- The Australian Maritime Safety Authority (AMSA) has budgeted operating expenses of $231.5m for FY20 up 1.4% from FY19 estimate of $228.2m and up 2.8% from the FY19 budget of $225.2m. “Total funds from Government” are budgeted to increase $6m (3.1%) in FY20 with total net resourcing down 13.1% (from $295.350m to $256.691m) due to a much smaller opening cash reserves balance for FY20 ($23.171m) compared with FY19 ($65.649m). However, AMSA is still budgeted to run a surplus of $2.1m in FY20 and for small budgeted surpluses of up to $4.9m over the forward estimates period of the next four years. Average staffing numbers for AMSA are budgeted to increase by 29 full time equivalent people to 448 in FY20. Employee expenses are budgeted to increase from $68.354m in FY19 to $69.499m in FY20. A large proportion of AMSA’s funding is from industry cost recovery levies. However, the Federal Government provides funding for search and rescue (SAR) as a community service obligation (CSO) and this is budgeted to increase from $70.3m in FY19 to $71.4m in FY20.
- The Civil Aviation Safety Authority (CASA) “Total net resourcing” is budgeted to increase from $256.957m to $265.259m (3.2%) in FY20. Government budget funding increases from $168.036m to $176.672m and industry funding from $14.678m to $21.666m. Average staffing numbers are also budgeted to increase by 37 people to 846 based on a one-year temporary approval for an extra 41 full-time equivalent staff. As a result, employee expenses are budgeted to increase from $124.895m to $133.496m.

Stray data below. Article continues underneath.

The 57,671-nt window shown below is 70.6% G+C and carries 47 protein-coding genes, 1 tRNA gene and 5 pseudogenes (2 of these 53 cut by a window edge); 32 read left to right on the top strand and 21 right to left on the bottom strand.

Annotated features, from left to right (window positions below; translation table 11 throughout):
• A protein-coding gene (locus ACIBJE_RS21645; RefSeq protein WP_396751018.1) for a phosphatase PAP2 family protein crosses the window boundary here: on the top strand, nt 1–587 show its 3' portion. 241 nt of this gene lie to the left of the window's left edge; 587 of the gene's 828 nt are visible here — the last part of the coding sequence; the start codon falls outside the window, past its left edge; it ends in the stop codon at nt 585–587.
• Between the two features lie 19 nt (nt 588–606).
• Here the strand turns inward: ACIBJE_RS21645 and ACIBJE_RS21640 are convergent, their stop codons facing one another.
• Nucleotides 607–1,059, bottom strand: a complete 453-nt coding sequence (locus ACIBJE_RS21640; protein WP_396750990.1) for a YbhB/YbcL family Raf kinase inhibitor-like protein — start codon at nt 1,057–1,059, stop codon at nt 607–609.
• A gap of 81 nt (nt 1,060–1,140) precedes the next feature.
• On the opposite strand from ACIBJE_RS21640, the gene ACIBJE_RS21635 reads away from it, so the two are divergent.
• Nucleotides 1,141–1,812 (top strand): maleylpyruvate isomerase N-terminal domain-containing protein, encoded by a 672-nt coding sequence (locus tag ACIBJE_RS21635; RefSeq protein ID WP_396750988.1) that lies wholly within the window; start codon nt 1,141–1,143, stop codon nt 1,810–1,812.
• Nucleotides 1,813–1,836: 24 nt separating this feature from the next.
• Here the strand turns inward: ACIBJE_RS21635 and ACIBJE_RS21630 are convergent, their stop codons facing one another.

- The Australian Transport Safety Bureau (ATSB) “Total Resourcing” budget for FY20 is down $0.9m (2.0%) against the FY19 budget from $44.491m in FY19 to $43.576m in FY20. Of this, in FY20 operating expenses are $25.1m of which staffing is budgeted to absorb 63% or $15.770m. ATSB funding is mostly from the Federal Government but includes some contributions from the states, mostly for rail safety. There is a budgeted increase in the ATSB’s average staffing levels of 1 full time equivalent person to 108 budgeted for FY20.
In an area of ongoing interest relating to education, The Tertiary Education Quality and Education Standards Agency (TEQSA) is budgeted for a decrease of 0.3% on its FY19 Budget, but an increase of 3.2% on the estimated FY19 actuals. There is a budgeted increase in TEQSA’s average staffing from 67 to 95 full-time equivalents or 42% in FY20 with budget funding for employees increasing from $8.61m to $11.227m as a result of a one-year delay in implementing full cost recovery.
Similar to last year, a disappointing aspect of this year’s Federal Budget from the Safety Institute’s perspective is the total resourcing provided for the Australian Skills Quality Authority (ASQA). Although it is budgeted to increase by $0.9m (1.7%) over FY19 (from $54.296m to $55.198m), this is still a decrease of $10m or 13.9% compared with FY15 levels. Average staffing numbers are budgeted to remain the same as the FY19 budget at 199 full-time equivalent people with employee expenses remaining stable. Given the ongoing issues with the quality of VET sector WHS training, this is a Federal Government agency that would certainly benefit from more funding.
Article originally published by the Safety Institute of Australia.